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Same Sun, Shifting Perspectives: Cru Millennials Retreat by Amanda Liew

As a Californian, I've taken a lot of things in life for granted. If I could do my high school years all again, I would have marched the few blocks down the street to the beach every single day and soaked in as many blissful moments of sunshine as I could to negate the next 6+ years on the East Coast. One thing that didn't even occur to me, though, was that I would lose something very special: sunsets over the water. Believe it or not, a funny little thing called geography kind of gets in the way of that when you switch coasts. So despite a total lack of sleep during this past weekend's Cru Millennials Retreat, when I got Paul's blast at 1am saying a sunrise viewing on the beach was happening, I decided 4-5 hours of sleep was sufficient.

There are few things in this world that I will wake up early for, but the opportunity to experience a snippet of my old life, just differently, was well worth it. We lucked out with just the right amount of clouds, just the right amount of evolving colors, and just the right amount of awe & wonder to settle into our souls. The thing that I love about sunsets and sunrises is that in the span of less than an hour, you have the same sun, but shifting perspectives. As the minutes go by, the sky changes, your squinting needs to adapt, even how you view people begins to shift. And somehow, that's just the perfect way to encapsulate what the weekend retreat was like. 

Cru Millennials is an incredible ministry that seeks to create a community among young adult Christians in New York City. They have a huge heart for connecting wide and connecting deep, and I was lucky enough to hear about the annual beach retreat to Ocean Grove, NJ this year. With zero expectations beyond the promise of the ocean, I dove straight in, and found such beauty. From the lifting of shame to the necessary reliance on God's strength instead of our own, there were so many verses that were exactly the same, but was now viewed with a different perspective. As we broke out into smaller groups, it continued: seeing these same topics now through the eyes of others, learning from their wisdom, sharing my own. It never ceases to amaze me that even after 10+ years of being a Christian, I'm constantly learning to see through different lenses. But then again, I suppose that's just reflective of the infinite beauty of knowing God.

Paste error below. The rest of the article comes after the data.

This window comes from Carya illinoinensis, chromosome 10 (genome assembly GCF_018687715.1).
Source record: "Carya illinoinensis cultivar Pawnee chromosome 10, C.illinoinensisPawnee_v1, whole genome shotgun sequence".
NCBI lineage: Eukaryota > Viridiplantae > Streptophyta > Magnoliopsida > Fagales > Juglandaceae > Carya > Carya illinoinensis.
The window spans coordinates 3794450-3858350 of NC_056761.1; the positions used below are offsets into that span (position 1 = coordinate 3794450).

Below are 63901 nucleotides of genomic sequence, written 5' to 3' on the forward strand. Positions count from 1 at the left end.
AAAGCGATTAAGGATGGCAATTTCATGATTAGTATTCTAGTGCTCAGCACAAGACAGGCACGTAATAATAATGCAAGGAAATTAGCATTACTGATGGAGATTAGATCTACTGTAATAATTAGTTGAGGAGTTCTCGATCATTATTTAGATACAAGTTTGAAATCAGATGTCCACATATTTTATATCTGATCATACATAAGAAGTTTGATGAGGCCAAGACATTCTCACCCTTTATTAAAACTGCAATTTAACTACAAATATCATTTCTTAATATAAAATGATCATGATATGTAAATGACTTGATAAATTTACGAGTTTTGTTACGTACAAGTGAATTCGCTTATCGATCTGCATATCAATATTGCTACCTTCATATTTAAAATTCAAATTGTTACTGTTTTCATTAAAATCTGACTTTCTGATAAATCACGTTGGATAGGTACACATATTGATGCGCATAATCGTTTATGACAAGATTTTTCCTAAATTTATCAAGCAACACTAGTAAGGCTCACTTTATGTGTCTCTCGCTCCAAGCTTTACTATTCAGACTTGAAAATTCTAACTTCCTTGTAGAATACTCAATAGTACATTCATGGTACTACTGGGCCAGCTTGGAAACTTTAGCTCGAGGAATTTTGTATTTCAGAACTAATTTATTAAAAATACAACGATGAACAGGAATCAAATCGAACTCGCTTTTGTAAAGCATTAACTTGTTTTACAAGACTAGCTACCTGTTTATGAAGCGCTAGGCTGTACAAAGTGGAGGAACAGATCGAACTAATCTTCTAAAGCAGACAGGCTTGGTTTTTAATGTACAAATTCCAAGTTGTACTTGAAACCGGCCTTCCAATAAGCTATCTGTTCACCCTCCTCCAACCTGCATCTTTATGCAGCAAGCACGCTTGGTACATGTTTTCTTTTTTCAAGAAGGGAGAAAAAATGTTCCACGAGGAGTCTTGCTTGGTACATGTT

Many thanks to all the staff & volunteers of Cru Millennials for making this weekend as beautiful, fun, relaxing, and welcoming as we all needed. And if you'd like to learn more or get connected, don't hesitate to reach out!

Giving Away Money That Isn’t Mine by Amanda Liew

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I’ve worked hard to get where I am. I pretty much popped out of the womb a self-motivated child, and hit the ground running ever since. Add in some casual immigrant we-moved-to-this-country-so-you-could-have-it-all motivation and some school teachings that you-can-be-anything-you-want-to-be, and there you have it: a deeply ingrained work ethic and attitude towards accomplishment. And so, I’ve run the race non-stop for 23 years. While by no means have I even come close to the finish line, I’ve crossed quite a few great milestones since I began: a good school, a good job, a good salary. Or really, since A + B = C, it seems like the real milestone is a good salary in the end.

When I view my money as something I earned, due to my oh-so-hard-work in both my education and my career, it becomes something I deserve. And when something is deserved, it’s really quite hard to part with. But here lies the problem, because it goes a little further than that, and it automatically turns giving into a zero-sum game. Every dollar that I give to a charity or someone in need is automatically a dollar less that I have for myself. It’s a pretty basic concept of removing something from my pot and putting it into someone else’s. And let’s be honest, no matter how much we try to be generous and how much we want to give, that’s pretty hard. Charity projects try to spin it in a good light, like “Oh, just give up coffee once a week and make a tiny sacrifice to donate that amount instead!”, but in the end, that’s still taking hard-earned money out of your pot and putting it somewhere else. 

Now imagine this: we time-travel back a couple of weeks, and you’ve just won the $564 million powerball. Someone waves you over from your now insignificant tiny pot and goes “Hey look! This is all yours now!” Surely, surely, surely, in this scenario, every single one of you would share some of those winnings - maybe buy your parents a huge mansion, take your significant other on a crazy vacation, lend a couple mil to your friend’s app startup - and why? Because it’s a whole lot easier to give away money when it didn’t feel like yours to begin with.